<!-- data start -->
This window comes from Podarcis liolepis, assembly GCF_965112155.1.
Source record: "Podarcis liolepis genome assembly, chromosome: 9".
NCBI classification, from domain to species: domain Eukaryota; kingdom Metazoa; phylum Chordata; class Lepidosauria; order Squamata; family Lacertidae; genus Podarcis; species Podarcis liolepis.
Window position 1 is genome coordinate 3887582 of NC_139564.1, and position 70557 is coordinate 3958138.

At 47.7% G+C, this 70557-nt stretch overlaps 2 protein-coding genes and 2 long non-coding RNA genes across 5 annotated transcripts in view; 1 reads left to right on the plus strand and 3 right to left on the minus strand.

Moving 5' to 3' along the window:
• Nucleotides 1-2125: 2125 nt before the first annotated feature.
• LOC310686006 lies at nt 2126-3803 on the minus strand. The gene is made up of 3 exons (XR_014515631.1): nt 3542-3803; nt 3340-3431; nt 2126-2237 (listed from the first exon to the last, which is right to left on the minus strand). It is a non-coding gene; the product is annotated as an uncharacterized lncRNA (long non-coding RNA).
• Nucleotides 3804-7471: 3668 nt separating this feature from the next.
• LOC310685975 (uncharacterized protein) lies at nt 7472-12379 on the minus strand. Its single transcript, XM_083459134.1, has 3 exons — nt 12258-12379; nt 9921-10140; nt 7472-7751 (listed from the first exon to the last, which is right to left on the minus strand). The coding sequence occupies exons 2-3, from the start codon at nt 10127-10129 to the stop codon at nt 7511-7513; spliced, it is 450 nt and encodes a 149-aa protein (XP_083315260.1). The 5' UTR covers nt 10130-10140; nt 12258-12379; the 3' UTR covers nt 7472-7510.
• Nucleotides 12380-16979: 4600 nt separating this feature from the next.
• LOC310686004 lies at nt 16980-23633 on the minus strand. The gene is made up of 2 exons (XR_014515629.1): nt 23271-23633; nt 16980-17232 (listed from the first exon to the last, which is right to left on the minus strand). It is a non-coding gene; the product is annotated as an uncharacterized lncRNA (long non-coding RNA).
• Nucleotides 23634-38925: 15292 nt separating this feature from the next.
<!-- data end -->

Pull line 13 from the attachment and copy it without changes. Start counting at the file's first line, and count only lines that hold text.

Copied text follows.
• Nucleotides 23634-38925: 15292 nt separating this feature from the next.